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XNA for Windows Phone 7 and Physics

by Ioannis Panagopoulos

In this post, we will see how easy it is to create an XNA world for Windows Phone 7 that obeys the laws of physics. To our quest, our weapon will be the Farseerphysics engine. You will be amazed when you realize how interesting a simple circle on the phone’s display becomes when you add some physics to its world! So let our quest begin…

Download the zip file from the project’s site. Unzip its contents and locate the folder containing the sources of the Farseer engine (at the time of this writing the folder is named “Farseer Physics Engine 3.2 XNA”).

Open Visual Studio and create a new project of “Windows Phone Game'” type (important note: if you are a newbie in XNA game development you are strongly encouraged to follow thisseries of blog posts and also download the developer tools from here).

The game we will be making will be as follows: The user sees a sprite on the screen and it gives momentum to the sprite (yellow ball) by applying a gesture to the phones display. The sprite should be bouncing at randomly placed obstacles on the display and it should hit the randomly placed silver balls (ouaou that’s interesting!)

 

SpaceGame

 

In an XNA Game for WP7 your canvas is 800x480 pixels size. Therefore we have created a background image in Photoshop of this size. The sprites that will be used in our game are the following:

 

Sprites

 

And now it is time to get started. When you have created your “Windows Phone Game” project, Visual Studio has created an extra project where you will add your sprites. We add all the aforementioned images (sprites) there following the well known “Add Item” procedure:

image

 

Now go to your solution’s folder and copy the Farseer project you have located before along with its containing folder to your solution folder. Right-click on your solution and select “Add/Existing Project”. Select the .csproj file for WP7 of the Farseer physics engine located in the folder you ‘ve just copied. Finally add a reference at your XNA game project to the engine (if you feel lost download the project at the end of this post and you will see the final state of the folders/projects). If you did everything correctly the solution will compile successfully. And this is all the plumbing you have to do. Now, let us do some physicz!

 

First we create the definitions of our sprites along with some lists of the positions of the obstacles and balls:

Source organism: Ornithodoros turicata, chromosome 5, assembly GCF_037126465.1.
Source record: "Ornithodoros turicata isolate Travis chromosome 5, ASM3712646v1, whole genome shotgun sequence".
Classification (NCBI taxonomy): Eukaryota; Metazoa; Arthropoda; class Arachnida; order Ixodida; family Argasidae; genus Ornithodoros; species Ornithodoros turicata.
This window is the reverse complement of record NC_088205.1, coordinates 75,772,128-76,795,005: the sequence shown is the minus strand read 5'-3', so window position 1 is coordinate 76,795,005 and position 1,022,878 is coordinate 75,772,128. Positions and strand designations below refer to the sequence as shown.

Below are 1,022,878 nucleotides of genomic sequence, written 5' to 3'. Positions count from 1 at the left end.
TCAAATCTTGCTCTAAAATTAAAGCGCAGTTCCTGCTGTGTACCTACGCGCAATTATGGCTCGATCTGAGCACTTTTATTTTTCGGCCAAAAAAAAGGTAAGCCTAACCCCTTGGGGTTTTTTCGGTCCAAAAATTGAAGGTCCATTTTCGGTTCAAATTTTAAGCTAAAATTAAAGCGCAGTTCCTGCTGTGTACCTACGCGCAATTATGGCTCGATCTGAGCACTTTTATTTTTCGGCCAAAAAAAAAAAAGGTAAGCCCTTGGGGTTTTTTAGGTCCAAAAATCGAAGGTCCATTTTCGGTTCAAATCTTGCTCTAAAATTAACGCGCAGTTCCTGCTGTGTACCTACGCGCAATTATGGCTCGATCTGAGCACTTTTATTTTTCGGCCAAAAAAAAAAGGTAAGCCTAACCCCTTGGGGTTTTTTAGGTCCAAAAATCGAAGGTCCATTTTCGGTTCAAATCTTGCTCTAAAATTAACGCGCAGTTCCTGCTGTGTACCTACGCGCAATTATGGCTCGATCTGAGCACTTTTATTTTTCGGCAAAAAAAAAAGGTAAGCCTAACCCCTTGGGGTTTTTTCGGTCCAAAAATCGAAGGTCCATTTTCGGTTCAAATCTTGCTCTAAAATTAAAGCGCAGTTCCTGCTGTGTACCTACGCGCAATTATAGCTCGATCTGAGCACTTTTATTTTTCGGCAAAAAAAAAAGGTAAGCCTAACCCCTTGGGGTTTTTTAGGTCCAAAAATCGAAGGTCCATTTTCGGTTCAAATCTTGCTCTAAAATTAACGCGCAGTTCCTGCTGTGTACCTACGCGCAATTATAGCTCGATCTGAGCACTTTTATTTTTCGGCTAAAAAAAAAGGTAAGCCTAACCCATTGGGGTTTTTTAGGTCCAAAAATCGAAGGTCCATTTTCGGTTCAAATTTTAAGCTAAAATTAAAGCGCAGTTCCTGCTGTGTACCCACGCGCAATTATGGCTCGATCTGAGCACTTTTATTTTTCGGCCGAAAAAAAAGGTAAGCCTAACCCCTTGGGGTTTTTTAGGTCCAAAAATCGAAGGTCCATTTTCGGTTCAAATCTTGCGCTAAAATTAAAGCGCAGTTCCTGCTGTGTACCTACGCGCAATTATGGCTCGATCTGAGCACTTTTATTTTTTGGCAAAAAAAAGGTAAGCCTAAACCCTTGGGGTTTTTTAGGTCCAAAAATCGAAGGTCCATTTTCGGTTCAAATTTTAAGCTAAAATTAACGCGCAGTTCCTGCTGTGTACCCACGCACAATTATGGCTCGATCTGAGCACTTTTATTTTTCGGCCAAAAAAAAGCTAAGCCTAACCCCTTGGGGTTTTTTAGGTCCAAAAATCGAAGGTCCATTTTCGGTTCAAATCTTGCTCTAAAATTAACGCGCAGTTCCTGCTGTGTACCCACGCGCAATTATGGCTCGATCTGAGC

private Texture2D _background;
private Texture2D _myBall;
private Texture2D _floor;
private Texture2D _otherBall;
private Texture2D _obstacle;

private List<Vector2> _otherBallPositions;
private List<Vector2> _obstaclePositions;

private Random _r;

 

The definition of the random number generator will be used in the creation of the scene. In the LoadContent() method we create out Textures and select their positions on the display (note the random creation of a number of obstacles and balls and their positions):

 

protected override void LoadContent()
{
    spriteBatch = new SpriteBatch(GraphicsDevice);
    
    _background = Content.Load<Texture2D>("Background");
    _floor = Content.Load<Texture2D>("Floor");
    _myBall = Content.Load<Texture2D>("MyBall");
    _obstacle = Content.Load<Texture2D>("Obstacle");
    _otherBall = Content.Load<Texture2D>("OtherBall");

    _obstaclePositions = new List<Vector2>();
    for (int i = 0; i < _r.Next(1, 6); i++)
        _obstaclePositions.Add(new Vector2(_r.Next(100, 700), _r.Next(100, 400)));

    _otherBallPositions = new List<Vector2>();
    for (int i = 0; i < _r.Next(1, 6); i++)
        _otherBallPositions.Add(new Vector2(_r.Next(100, 700), _r.Next(100, 400)));

}

 

Initially we will draw everything on the display in the Draw() method as follows:

 

protected override void Draw(GameTime gameTime)
{
    GraphicsDevice.Clear(Color.CornflowerBlue);
    spriteBatch.Begin();
    spriteBatch.Draw(_background, new Vector2(0, 0), Color.White);
    spriteBatch.Draw(_floor, new Vector2(0, 459), Color.White);
    spriteBatch.Draw(_myBall, new Vector2(40, 432), Color.White);
    for (int i = 0; i < _obstaclePositions.Count; i++)
        spriteBatch.Draw(_obstacle, _obstaclePositions[i], Color.White);
    for (int i = 0; i < _otherBallPositions.Count; i++)
        spriteBatch.Draw(_otherBall, _otherBallPositions[i], Color.White);
    spriteBatch.End();
    base.Draw(gameTime);
}

 

This will generate a nice scene but everything will be static. Here is where we apply out physics engine to bring everything to life. Define a World object and create it in the Initialize method:

 

private World _world;

protected override void Initialize()
{
    _r = new Random();
    _world = new World(new Vector2(0,9.81F));
    base.Initialize();
}